Three poor teams that will not be relegated. Such a system would simply not work in MLS. Though I should pause for a moment to note a possible advantage of relegation -- that it does give a team a chance to re-invent itself by playing against weaker opposition, to re-invigorate, and then to climb back to the top league. Such is the theory. Sometimes it works sometimes it doesn’t. The MLS method is that the team must regain its strength in situ, so to speak.

We’re still not sure how that works. Changing the personality of a team has proved difficult in MLS so far. It has taken New York 14 years -- and a new owner ready to spend more money than anyone has ever spent in MLS -- to produce what, at last looks like winning team. The Galaxy has not been quite so successful, but there is promise there.

Does this mean, then, that MLS is going the way of all the big soccer leagues -- where money is really all that matters? Where the richest are the winners? Not yet -- I would cite the nifty way that Jason Kreis managed to turn the pathetic Real Salt Lake into a winning team in the space of about two years to indicate that big-spending may not be the only answer.

But, sooner or later, that is the way it’s going to be. The Designated Player rules -- if applied with soccer intelligence -- must favor the richest owners. As must any meaningful relaxation of the salary cap. When MLS becomes an 18- or a 20-team league, it may well have an elite group of three or four clubs that are likely to dominate play. That is alleged to be a bad thing, but current experience in Europe -- where it applies to most of the major leagues -- seems to be that the fans find it perfectly acceptable. At any rate, they haven’t stopped paying their way -- at sky high prices -- into the stadiums.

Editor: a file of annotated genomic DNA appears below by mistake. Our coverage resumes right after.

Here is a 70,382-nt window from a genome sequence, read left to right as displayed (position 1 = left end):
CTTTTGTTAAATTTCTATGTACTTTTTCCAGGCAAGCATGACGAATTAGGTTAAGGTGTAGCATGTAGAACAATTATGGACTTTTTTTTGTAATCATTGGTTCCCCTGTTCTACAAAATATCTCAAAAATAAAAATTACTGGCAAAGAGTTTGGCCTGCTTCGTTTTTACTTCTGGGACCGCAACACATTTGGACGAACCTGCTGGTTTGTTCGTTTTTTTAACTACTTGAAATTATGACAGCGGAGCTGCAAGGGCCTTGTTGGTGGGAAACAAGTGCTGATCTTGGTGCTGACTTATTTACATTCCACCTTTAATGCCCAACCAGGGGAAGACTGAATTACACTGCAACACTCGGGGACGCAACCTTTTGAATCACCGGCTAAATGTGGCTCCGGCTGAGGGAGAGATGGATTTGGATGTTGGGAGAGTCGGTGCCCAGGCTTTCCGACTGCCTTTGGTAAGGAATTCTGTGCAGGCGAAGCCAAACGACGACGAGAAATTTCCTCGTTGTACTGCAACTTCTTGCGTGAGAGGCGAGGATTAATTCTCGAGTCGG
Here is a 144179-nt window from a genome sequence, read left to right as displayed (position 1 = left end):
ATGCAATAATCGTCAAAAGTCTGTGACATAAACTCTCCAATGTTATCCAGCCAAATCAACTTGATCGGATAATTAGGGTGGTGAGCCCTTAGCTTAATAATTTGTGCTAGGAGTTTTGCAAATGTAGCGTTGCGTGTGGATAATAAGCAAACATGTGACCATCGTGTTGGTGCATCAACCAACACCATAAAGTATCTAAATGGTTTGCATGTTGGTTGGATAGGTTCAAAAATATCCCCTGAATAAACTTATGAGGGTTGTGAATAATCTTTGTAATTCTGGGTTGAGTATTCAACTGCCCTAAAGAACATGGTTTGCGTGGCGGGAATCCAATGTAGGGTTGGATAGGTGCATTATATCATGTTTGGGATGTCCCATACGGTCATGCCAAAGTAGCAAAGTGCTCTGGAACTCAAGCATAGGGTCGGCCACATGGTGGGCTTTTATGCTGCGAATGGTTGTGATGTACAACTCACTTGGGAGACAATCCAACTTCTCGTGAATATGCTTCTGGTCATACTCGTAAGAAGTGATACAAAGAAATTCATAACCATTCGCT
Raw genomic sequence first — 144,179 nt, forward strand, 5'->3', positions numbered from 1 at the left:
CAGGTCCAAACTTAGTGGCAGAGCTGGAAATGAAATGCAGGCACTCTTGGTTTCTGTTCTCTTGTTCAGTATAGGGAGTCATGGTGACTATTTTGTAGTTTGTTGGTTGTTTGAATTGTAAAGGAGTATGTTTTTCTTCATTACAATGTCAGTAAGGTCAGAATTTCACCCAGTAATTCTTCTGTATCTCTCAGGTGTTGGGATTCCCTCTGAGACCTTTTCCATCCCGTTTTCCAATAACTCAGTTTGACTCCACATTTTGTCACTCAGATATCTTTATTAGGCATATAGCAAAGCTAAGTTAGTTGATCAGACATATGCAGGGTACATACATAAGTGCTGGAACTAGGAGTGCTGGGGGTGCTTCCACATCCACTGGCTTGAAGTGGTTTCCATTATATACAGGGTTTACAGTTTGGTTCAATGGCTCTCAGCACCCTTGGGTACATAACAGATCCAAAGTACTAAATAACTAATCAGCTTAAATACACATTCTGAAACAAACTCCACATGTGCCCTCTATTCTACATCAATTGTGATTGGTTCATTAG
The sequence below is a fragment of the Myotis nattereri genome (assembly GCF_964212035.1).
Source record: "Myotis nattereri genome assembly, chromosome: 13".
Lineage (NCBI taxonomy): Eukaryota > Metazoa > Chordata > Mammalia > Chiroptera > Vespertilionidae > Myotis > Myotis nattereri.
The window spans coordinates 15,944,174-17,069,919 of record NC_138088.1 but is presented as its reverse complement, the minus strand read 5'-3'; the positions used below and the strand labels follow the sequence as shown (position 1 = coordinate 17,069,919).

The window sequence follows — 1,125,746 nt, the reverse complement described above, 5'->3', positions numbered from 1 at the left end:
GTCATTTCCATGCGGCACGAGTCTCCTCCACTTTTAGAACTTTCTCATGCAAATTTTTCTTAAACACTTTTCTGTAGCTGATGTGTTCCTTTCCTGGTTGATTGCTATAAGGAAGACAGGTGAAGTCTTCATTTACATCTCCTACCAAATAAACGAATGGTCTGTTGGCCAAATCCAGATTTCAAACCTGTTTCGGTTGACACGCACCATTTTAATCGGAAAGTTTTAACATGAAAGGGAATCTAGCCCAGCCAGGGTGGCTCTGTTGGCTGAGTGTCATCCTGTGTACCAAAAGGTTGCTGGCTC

4 comments about "How MLS's mighty have fallen".
  1. Larry Beguin, October 2, 2010 at 10:11 p.m.

    Come on, Paul, you took three paras to write something that you could have written in a single one. What these teams need is a "gut check." Too many field fairies taking dives and calling it futball. "The brash enthusiasm of Andy Najam" ??? We need more, not less of that kind of play if the game is going to make it here in the gold old USofA.

  2. Gary Zelazny, October 3, 2010 at 4:17 p.m.

    The most successful domestic league is the NFL partly because there is parity. The MLS should use that as a model.

  3. Ted Westervelt, October 3, 2010 at 6:03 p.m.

    Yes, Promotion and relegation would not work in MLS. Of course, this doesn't mean that promotion and relegation wouldn't do wonders for US club soccer.
    Parity through imposed mediocrity works in our dominant leagues in our domestic sports. Shielded from international competition, yet widely recognized as the best, NFL, NBA MLB et al have room to play around on the margins, handicap one team for the good of another, and set up a crap shoot system where tiny advantages must be maximized in search of pyrrhic victories. Where owners shield each other from risk and control the market in order to cash in on corning it. Of course, applying this model to soccer gives us MLS. In our leauge, anything is possible on any given gameday, yet it's impossible clubs to build as far as owners and supporters can take them. That's what gives us storied clubs in the cellar, and a league with

  4. Brian Herbert, October 3, 2010 at 7:58 p.m.

    Yes, the NFL model - by playing with the variables of revenue sharing, salary cap, salary floor, and free agency is probably the best in any pro sports league - and its good that Don Garber came from the NFL. I'm sure he also sees that the single-entity ownership structure needs to be phased out. Of course, the NFL can do things that MLS cannot yet do - since they have both a huge following and have indisputably the best players for their sport in the world. It's tricky, how to get the big following and implement an NFL-model -- too fast and the league will implode, too slow and fans will yawn and walk away.